Renewable energy, bio-fuels policies to be launched next week

By ZBC Reporter
GOVERNMENT is set to launch Bio-fuels and National Renewable Energy policies next week in a bid to finding lasting solutions to the country’s power challenges and meet the 2000MW renewable energy generation by 203O, this was revealed by the minister of Energy and Power Development Fortune Chasi in Victoria falls at a Renewable Energy Conference and Expo which running under the theme “The future of energy is renewable resources”
“We have produced a Bio-fuels Policy in Zimbabwe which is set to be launched together with our National Renewable Energy Policy on the 19th of March,” he said
The Bio-fuels Policy is among other things meant to reduce dependence on importation of petroleum products, stabilise fuel products and enhance energy security.
It will also guide the biofuels sector during the period 2020 to 2030 in promoting the implementation of viable biofuels projects in the country. Its specific focus will be on ethanol production from sugar cane and biodiesel from jatropha, while exploring the possibility of other feedstocks, such as cassava and sweet sorghum for biodiesel production.
The policy seeks, inter alia, to improve the long-term growth, viability and sustainability of the biofuels sector; safeguard biofuel product quality and standards; improve productivity and economic viability of biofuel feedstock production; implement development programmes that balance biofuel investments with biodiversity-ecosystem maintenance and implementing production models that increase community benefits from biofuel investments and fostering institutional cooperation.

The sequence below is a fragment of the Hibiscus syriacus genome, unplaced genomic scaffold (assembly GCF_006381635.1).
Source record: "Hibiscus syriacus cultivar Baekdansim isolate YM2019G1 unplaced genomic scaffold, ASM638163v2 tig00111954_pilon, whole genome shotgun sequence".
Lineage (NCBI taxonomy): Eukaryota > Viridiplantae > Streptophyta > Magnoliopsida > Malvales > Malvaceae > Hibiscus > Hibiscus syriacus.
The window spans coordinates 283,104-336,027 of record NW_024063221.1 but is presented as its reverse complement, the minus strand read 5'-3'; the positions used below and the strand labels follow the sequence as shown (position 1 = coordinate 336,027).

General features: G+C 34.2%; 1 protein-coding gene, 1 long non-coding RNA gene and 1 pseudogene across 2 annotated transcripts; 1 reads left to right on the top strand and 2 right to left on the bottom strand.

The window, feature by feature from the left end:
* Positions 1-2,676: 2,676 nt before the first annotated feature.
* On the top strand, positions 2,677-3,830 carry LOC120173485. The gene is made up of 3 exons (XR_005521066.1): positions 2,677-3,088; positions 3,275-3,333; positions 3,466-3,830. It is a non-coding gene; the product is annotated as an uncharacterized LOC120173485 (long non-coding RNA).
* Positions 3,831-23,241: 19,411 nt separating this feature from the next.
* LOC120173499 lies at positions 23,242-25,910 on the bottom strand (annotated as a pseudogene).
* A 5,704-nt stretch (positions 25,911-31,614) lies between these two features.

Some of the benefits to be derived from the implementation of the National Biofuels Policy are as follows: reduction of the country’s dependence on imported petroleum products; stabilisation of fuel prices; enhancement of energy security; promotion of rural development and investment; poverty reduction and employment creation
Chasi said renewables play a leading role in solving the country’s power supply challenges adding that Zimbabwe’s energy crisis cannot be solved by traditional solutions but with new ideas.
“It is our goal to continue developing home-grown solutions to energy challenges. We need to De-carbonise, Dectralise and Digitise the energy sector across the continent. Of great interest for us all is the continued downward trend in the cost of renewable energy technologies,” he said.
He also said the huge power demand is a problem which is being experienced across the African continent.
“Electricity demand in Africa today is 700 megawatt-hours, with North African economies and South Africa accounting for over 70% of the total. Renewables play a leading role in meeting the demand,” said Minister Chasi.
The Ministry of Energy and Power Development is in the process of developing a Renewable Energy Competitive bidding process with the help of the African Development Bank.
He pointed out that his Ministry also has ambitious targets to put in place solar thermal heating installations through Southern Africa Solar Thermal Training and Demonstration Initiative (Solstram) programme.
To encourage wider use of solar power the government has introduced net metering and plans are being made to accelerate the uptake of net-metering.
The Renewable Energy Conference and Expo has attracted governments officials, financiers, independent power producers and institutional investors, among others.